By Jeffrey P. Snider
There isn't a whole lot to say about the payroll report this month, as there hasn't been much that is different. The Establishment Survey continues to dazzle, while the Household Survey lags (factoring the monthly volatility) and the labor force itself undercounts with the exception of what looks suspiciously like a discontinuity for January (when the labor force jumped by 1.05 million). February was just more of the same.
I don't think anything is going to change until the cycle is declared differently. I am more convinced than ever that the BLS has great difficulty modeling employment under these conditions, so to make up for that they have simply set the trend based on their read of the cycle and "measure" only the slightest deviations from it. That is why the Establishment Survey, I believe, simply follows in basically a straight line - it does not measure changes in employment, but rather sampled and modeled variation from and around its benchmark.
I also have little doubt that the track of jobless claims is highly influencing that set "trend." The two data points are nearly mirror images, and it may make sense that jobless claims would be one indication of the state of employment (so long as jobless claims data and sampling are reliable).
And that may be where a great deal of bias has entered the equations. Businesses in the aftermath of the Great Recession did not "gross up" on labor as they had done in the past, a condition to which we are too familiar. In other words, since they did not add potential "fat" to be cut when the economy slows, jobless claims may not be measuring the state of employment as it exists under "normal" conditions, but simply the lack of "normal" expansion this recovery has been known for.
Since businesses are adding employees only carefully, if at all by count of income and spending growth, the level of labor utilization doesn't much vary, sticking far closer to actual demand than perhaps what we have seen of every other recovery. In other words, when jobless claims have risen in the past (actually flattened out first) that was a signal that businesses had become reluctant about labor utilization, and thus the Establishment Survey adjusted accordingly. In this "cycle", businesses have not become reluctant as they have simply stayed reluctant the entire time.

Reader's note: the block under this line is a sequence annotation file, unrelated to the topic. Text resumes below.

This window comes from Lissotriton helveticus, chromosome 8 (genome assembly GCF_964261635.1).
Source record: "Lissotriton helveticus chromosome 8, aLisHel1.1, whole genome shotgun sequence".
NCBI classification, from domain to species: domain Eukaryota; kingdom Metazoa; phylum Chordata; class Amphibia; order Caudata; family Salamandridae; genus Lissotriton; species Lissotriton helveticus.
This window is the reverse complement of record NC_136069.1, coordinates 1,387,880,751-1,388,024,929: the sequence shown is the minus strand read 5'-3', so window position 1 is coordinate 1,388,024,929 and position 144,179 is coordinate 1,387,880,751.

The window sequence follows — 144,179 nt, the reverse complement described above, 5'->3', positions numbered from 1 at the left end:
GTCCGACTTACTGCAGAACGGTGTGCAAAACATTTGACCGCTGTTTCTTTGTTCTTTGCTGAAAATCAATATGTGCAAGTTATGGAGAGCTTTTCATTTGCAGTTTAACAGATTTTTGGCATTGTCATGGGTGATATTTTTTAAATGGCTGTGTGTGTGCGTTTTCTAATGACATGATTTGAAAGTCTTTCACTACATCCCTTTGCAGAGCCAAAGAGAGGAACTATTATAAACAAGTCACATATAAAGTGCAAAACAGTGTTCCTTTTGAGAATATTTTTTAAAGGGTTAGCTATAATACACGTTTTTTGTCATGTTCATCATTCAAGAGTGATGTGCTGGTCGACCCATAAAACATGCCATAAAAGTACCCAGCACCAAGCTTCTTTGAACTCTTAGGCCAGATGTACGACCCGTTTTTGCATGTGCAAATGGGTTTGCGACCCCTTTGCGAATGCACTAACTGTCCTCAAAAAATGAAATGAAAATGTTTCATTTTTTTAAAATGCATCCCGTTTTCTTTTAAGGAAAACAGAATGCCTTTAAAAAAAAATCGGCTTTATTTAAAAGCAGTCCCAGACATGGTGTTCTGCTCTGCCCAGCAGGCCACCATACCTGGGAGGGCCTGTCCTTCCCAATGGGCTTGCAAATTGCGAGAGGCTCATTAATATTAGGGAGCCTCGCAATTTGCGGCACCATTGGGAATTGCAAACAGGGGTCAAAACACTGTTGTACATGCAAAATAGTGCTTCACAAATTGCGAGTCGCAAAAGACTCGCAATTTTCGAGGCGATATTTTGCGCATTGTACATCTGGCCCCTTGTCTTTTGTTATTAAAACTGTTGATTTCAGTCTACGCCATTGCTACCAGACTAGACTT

You can see this difference by contrast with the period immediately following the housing bust. Jobless claims stopped declining and flattened out for more than a year. The Establishment Survey picked that up with a reduced average monthly gain.
So, what happens if businesses in general simply don't follow the same pattern in this lower-utilization "cycle"? I think what we see of jobless claims and the Establishment Survey is the result of that, a condition where the statistics don't match "reality" because they cannot - they were designed under the assumptions of the previous paradigm which clearly don't apply now. The trend in income and spending, again, "proves" that without much doubt.
With regard to cyclical changes, as you can see anyway that jobless claims and the Establishment Survey do not signal recession until right before it happens. You are not going to get much of a prior read on cyclicality from jobless claims or the Establishment Survey, with or without structural deficiencies in labor utilization and the statistics that cover them.